Years published: 2023
NORD gratefully acknowledges Jiin Ying Lim, BSci, MGenCouns and Saumya Shekhar Jamuar, MBBS, MRCPCH, FAMS, FACMG, Genetics Service, Department of Pediatrics, KK Women’s and Children’s Hospital, Singapore, for the preparation of this report.
UGDH-related disorder is a rare genetic neurodevelopmental disorder characterized by global developmental delay, speech impairment, seizures and moderate to severe intellectual disability. It is caused by changes (mutations or variants) in the UGDH gene and is inherited in an autosomal recessive pattern. There is no cure for this disorder and treatment is based on the specific symptoms present in each individual.
Individuals with UGDH-related disorder present with a combination of developmental delay, epilepsy and intellectual disability. The developmental delay impacts motor skills as well as speech and language development. Low muscle tone (hypotonia) has been reported in all affected individuals and contributes to the delayed motor skills, including delayed walking. Some affected individuals may present with spasticity, dystonia, ataxia, chorea or tremor. Most affected individuals are non-verbal; however, one patient has been reported to speak in simple phrases at six years of age. All affected individuals reported so far have moderate to severe intellectual disability.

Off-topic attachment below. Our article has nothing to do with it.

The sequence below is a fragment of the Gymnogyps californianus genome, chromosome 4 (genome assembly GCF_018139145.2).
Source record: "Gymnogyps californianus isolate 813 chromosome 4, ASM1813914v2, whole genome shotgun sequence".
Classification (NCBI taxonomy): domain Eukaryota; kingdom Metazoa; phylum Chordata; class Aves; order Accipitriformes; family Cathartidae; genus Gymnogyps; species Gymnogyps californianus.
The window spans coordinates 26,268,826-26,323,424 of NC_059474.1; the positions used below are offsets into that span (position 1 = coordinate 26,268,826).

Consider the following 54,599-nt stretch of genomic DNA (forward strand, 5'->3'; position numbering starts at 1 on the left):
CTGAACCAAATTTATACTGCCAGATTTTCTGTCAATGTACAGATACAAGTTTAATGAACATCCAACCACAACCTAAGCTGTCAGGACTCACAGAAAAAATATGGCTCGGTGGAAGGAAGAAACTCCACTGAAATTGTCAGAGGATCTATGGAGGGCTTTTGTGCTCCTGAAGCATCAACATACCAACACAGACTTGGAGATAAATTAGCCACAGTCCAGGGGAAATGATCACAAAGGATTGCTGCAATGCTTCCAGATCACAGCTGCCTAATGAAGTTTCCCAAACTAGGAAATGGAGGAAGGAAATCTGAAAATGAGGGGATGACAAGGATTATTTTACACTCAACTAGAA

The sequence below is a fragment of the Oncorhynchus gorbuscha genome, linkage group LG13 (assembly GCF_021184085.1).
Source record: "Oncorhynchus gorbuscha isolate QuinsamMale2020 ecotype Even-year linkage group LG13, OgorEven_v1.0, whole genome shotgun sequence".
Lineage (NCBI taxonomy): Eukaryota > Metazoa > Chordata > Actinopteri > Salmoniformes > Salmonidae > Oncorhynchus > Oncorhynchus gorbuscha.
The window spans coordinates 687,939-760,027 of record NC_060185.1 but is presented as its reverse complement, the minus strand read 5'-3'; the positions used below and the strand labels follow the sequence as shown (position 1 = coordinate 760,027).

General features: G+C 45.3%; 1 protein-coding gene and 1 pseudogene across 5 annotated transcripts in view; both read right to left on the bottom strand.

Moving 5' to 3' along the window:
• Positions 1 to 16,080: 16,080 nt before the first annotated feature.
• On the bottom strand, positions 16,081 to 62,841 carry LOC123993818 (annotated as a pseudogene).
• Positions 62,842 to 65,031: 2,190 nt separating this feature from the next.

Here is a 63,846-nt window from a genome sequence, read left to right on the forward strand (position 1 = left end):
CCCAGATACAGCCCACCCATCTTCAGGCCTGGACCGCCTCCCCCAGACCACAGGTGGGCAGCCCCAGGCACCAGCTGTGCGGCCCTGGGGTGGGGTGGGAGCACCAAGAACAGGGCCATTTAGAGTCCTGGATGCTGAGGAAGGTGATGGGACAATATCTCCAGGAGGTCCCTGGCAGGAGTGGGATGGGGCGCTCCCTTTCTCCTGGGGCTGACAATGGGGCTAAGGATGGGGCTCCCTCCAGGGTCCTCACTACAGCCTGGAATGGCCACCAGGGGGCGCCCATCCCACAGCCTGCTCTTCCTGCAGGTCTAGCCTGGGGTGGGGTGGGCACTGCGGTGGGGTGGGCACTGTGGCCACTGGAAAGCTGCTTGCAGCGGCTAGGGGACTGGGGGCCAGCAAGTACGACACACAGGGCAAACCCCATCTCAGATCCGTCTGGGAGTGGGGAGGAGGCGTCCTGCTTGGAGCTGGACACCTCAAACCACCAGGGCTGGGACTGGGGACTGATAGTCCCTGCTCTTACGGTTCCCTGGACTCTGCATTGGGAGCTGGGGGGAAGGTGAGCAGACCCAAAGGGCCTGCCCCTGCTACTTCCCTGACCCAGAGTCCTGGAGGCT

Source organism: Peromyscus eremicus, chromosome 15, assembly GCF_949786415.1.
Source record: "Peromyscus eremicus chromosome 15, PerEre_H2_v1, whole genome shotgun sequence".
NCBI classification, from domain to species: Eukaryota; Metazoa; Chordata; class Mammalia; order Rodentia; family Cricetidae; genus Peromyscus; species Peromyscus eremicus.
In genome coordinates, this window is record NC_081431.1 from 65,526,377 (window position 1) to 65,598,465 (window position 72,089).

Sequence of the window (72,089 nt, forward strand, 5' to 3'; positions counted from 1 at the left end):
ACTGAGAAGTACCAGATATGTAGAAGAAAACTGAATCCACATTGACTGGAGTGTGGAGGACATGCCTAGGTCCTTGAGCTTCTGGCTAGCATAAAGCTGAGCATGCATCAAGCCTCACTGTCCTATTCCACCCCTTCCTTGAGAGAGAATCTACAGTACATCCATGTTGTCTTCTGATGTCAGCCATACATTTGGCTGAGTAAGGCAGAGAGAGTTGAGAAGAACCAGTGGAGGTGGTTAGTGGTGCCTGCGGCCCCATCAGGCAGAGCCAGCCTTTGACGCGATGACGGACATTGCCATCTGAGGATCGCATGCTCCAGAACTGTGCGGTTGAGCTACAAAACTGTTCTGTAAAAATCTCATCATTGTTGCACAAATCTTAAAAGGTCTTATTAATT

Onset of seizures can vary from the first few days of life to early childhood. Seizure types can be highly variable. Seizures tend to be severe with early onset in the neonatal period, but other seizure types have been reported and include infantile spasms, focal seizures, myoclonic jerks, febrile seizures, generalized tonic-clonic seizures and atonic seizures. Electroencephalography (EEG) is typically abnormal, and patterns include slow background activity, burst suppression patterns, multifocal spike-wave complexes and hypsarrhythmia. In many patients, seizures remain resistant to therapy, although two affected individuals have been reported to be seizure free on sodium valproate, and one showed good response to ketogenic diet.
Most affected individuals have feeding difficulties, especially in the infancy period, with 60% requiring tube feeding, either via a naso-gastric or gastrostomy tube. Drooling is commonly reported in the affected individuals. Respiratory distress secondary to hypotonia has been noted in some patients.